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Criminal Court Punishment

California driving under the influence of alcohol or drugs arrest triggers two different cases in criminal DUI court, and at the California Department of Motor Vehicles (DMV). Criminal DUI court cases get resolved in one of two ways - through a plea bargain or at the DUI trial. Contrary to popular opinion, it's possible to beat a DUI charge, but not every California driver is successful. Some accept plea bargains or are convicted in criminal DUI court. Regardless of whether a driver pleads guilty to a DUI charge, or is convicted by a jury trial, the criminal court case then moves on to the sentencing phase.

The sentence a convicted DUI driver can expect depends on several factors, including prior convictions, whether the case is charged as a misdemeanor or felony, and whether or not the driver was involved in a DUI traffic accident.

If you or someone you care about stands accused of a DUI, please call on a California DUI defense lawyer before you even consider pleading guilty. A skilled Criminal PunishmentsCalifornia DUI defense lawyer can guide an accused drunk driver through the labyrinth of legal system to ensure that he or she receives the best defense available and the fairest possible punishment if convicted.

New California legislation effective Sept. 20, 2005 has removed the power of criminal courts to suspend or revoke driver's licenses in the driving under the influence of alcohol or drugs cases - that power now rests solely with the California Department of Motor Vehicles (DMV). The bill also imposed new rules that regulate the sentencing of those convicted of driving under the influence of alcohol or drugs.

Sentences for driving under the influence of alcohol or drugs can include jail time, fines, driver’s license suspension or revocation, alcohol education programs, probation, and conditions of probation including ignition interlock devices.

How the driver is punished depends on whether the DUI case was charged as a felony DUI or a misdemeanor; whether the driver's blood alcohol content (BAC) was greater than .08 percent, and whether he or she has had other drunk driving convictions within the past 10 years.

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Attorneys for the firm represent clients accused of driving under the influence of alcohol or driving with a blood alcohol level at or above the legal limit in San Francisco, San Mateo, Marin, Alameda, Santa Clara, Contra Costa, Sonoma and Napa counties.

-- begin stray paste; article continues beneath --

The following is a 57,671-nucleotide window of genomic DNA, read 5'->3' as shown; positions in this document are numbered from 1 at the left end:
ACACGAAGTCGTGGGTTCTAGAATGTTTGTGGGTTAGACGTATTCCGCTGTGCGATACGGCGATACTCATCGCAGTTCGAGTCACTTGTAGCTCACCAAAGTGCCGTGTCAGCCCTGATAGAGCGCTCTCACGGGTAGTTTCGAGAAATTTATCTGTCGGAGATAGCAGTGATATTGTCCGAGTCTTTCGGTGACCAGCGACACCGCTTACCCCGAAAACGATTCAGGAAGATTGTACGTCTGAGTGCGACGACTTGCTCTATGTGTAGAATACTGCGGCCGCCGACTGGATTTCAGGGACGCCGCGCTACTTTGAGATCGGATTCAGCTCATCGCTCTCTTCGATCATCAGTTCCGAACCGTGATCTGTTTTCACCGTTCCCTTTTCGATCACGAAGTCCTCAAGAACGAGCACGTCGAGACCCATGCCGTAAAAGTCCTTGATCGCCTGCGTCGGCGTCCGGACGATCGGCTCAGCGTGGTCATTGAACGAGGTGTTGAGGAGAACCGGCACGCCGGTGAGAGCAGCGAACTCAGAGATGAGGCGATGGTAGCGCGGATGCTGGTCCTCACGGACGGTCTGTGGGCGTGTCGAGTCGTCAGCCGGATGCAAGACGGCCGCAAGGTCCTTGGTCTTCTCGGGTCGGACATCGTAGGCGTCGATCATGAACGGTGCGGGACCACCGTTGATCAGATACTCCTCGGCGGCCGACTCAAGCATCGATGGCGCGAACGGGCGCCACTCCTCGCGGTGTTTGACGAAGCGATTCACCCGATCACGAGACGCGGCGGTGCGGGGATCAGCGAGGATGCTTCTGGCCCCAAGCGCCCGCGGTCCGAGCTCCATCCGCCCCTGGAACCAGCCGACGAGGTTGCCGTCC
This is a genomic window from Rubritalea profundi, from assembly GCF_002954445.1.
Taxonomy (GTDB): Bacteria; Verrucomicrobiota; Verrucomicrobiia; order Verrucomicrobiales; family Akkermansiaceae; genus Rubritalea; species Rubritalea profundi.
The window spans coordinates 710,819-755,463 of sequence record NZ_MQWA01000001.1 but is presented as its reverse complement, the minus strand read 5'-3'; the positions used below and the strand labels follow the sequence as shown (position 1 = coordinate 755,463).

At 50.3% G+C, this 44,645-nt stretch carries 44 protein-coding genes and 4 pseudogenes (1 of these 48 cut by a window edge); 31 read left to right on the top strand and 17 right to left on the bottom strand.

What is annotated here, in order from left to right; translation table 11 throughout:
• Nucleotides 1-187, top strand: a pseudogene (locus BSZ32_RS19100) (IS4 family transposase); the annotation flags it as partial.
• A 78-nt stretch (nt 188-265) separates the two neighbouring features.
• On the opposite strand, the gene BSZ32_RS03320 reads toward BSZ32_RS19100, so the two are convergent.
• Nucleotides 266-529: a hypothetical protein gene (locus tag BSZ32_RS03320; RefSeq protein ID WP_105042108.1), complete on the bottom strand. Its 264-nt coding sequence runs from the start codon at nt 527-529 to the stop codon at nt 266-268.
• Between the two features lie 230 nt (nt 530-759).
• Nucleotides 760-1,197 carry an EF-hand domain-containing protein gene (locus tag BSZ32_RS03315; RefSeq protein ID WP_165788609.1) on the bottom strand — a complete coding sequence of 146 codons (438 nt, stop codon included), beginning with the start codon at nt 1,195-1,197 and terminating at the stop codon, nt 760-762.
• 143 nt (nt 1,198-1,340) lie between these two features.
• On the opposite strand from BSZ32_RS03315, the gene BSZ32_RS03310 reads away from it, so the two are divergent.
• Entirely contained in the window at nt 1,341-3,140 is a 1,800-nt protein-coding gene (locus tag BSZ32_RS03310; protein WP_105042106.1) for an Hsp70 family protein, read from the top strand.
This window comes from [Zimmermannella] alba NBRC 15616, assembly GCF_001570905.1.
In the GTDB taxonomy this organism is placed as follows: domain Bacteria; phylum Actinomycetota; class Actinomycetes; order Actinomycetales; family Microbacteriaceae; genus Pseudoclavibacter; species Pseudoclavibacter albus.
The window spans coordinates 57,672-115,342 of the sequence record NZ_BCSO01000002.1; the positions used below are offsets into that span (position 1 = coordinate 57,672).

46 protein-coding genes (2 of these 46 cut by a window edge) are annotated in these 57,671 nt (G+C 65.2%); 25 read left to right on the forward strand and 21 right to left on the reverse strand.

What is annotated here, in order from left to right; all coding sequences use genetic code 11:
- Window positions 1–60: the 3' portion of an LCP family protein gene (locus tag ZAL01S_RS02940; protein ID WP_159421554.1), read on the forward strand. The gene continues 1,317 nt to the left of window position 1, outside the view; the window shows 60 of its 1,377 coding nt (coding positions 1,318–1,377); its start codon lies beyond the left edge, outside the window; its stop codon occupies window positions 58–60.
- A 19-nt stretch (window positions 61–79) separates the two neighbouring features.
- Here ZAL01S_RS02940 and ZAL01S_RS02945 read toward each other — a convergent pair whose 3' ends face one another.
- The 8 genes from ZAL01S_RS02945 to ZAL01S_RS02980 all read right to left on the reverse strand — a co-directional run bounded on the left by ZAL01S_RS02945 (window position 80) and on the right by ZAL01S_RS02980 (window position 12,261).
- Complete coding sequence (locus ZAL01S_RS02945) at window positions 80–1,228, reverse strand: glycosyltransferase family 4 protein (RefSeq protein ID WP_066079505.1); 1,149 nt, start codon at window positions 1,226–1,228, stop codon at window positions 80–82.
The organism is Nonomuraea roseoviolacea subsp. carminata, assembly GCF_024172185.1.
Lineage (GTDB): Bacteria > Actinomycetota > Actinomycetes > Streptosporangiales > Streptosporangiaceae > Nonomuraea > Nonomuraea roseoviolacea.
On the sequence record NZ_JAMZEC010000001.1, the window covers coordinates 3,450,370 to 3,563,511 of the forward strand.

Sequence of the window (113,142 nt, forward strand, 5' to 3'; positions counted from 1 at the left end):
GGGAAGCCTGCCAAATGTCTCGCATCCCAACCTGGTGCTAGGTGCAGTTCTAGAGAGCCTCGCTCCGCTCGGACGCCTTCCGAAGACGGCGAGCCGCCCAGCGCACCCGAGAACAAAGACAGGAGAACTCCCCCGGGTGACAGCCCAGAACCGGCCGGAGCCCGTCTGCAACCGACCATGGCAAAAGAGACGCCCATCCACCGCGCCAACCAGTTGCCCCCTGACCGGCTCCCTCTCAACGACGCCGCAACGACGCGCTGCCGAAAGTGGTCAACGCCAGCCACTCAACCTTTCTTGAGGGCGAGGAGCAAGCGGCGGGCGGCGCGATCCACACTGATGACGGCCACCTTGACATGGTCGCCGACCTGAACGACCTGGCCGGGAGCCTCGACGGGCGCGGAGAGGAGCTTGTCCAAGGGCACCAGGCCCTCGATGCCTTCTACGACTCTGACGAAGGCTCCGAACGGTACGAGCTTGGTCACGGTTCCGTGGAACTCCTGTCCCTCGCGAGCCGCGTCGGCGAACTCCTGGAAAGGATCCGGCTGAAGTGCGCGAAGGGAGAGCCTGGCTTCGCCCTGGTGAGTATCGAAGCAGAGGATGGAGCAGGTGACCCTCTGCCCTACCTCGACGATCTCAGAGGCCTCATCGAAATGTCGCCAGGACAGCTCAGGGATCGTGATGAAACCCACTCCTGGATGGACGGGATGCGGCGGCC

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Prior DUI convictions substantially impact the punishment for drunk driving. Multiple California DUI cases in a 10 year period greatly increase the likelihood that the driver will be sentenced to jail time.

The fine imposed in a California driving under the influence of alcohol or drugs case can range from $390 to $5,000, but "penalty assessments" increase the base fine nearly threefold. The penalty assessment is a state tax written into California DUI law, and now greatly exceeds the fine. Currently, the penalty assessment is 171 percent, meaning that for a $100 fine, the total payment is $271.

The California DMV may suspend a driver's license for anywhere from four months for a first DUI offense to three years for a third or fourth DUI offense with a chemical test refusal. License suspensions stemming from a California criminal DUI conviction are different from those resulting from an unsuccessful California DMV a administrative per se hearing (APS). Only the California Department of Motor Vehicles can actually suspend the license and grant a restricted license for travel to school or work.

Both the criminal DUI court and the California DMV can require drunk drivers to attend alcohol education classes. A first-time DUI offender must attend one three-hour session per week for 12 weeks, or approximately 36 hours of coursework. It may be possible to get a restricted driver's license to allow for driving to and from the program.

A second drunk driving conviction in California within 10 years requires attendance at an 18-week alcohol or drug program that begins with mandatory attendance at weekly sessions, gradually changing to every other week. Finally, there is a 30-month alcohol and drug education program for multiple DUI offenders.

The judge may require the installation of an ignition interlock device as a condition of probation. These devices attach to a vehicle's ignition system and test for alcohol on a driver's breath. If there is a measurable amount of alcohol in a drive's breath, the car will not start.

Driving under the influence of alcohol or drugs in California is a serious offense that carries substantial penalties, but it is possible to fight and win DUI charge. An experienced California DUI defense lawyer can evaluate each DUI case and devise a strategy that will result in the best possible outcome for anyone accused of drinking and driving.

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